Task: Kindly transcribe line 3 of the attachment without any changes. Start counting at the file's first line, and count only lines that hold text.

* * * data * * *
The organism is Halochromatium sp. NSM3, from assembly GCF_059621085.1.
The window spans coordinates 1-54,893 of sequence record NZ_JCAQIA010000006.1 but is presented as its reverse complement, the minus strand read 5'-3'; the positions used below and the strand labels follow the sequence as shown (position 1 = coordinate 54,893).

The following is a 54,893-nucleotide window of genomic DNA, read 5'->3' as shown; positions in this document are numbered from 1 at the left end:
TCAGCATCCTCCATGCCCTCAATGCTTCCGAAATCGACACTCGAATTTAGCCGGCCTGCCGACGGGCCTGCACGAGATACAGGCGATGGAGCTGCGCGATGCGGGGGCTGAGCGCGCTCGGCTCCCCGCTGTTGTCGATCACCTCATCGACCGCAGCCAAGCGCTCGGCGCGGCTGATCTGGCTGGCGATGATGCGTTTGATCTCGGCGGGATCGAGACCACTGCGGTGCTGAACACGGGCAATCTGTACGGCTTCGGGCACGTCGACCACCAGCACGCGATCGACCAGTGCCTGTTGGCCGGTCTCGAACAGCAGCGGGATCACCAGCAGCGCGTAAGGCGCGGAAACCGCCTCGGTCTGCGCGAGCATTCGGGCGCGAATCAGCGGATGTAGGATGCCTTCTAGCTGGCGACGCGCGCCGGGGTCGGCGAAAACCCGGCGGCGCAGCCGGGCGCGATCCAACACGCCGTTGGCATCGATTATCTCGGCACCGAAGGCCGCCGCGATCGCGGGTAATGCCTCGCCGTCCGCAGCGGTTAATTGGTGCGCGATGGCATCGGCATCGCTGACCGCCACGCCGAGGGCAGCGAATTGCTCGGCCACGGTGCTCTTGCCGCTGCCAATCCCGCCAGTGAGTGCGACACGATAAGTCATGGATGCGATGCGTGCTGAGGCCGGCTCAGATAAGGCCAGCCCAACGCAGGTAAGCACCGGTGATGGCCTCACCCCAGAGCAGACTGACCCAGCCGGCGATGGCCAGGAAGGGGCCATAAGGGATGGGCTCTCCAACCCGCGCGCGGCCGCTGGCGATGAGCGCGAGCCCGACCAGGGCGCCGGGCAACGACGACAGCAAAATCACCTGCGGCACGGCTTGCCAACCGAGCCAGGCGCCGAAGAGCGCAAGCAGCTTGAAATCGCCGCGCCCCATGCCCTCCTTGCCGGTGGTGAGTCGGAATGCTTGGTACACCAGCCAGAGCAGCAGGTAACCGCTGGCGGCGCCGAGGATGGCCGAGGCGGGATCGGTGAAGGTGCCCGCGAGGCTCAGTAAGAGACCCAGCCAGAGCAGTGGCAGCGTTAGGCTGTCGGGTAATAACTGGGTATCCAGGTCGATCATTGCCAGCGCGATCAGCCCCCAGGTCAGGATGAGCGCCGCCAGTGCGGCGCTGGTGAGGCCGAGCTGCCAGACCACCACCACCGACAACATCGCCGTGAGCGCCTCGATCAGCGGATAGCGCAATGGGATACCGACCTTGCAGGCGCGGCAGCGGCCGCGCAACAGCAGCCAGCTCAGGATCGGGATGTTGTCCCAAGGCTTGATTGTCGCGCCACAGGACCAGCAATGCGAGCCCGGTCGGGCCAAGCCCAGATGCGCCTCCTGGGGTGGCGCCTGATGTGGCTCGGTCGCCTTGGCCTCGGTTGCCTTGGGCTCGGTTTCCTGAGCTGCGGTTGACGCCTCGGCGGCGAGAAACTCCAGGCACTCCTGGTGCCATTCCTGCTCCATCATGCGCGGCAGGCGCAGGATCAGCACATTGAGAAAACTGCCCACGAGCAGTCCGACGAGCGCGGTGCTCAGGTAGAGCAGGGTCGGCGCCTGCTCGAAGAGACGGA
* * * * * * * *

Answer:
The following is a 54,893-nucleotide window of genomic DNA, read 5'->3' as shown; positions in this document are numbered from 1 at the left end: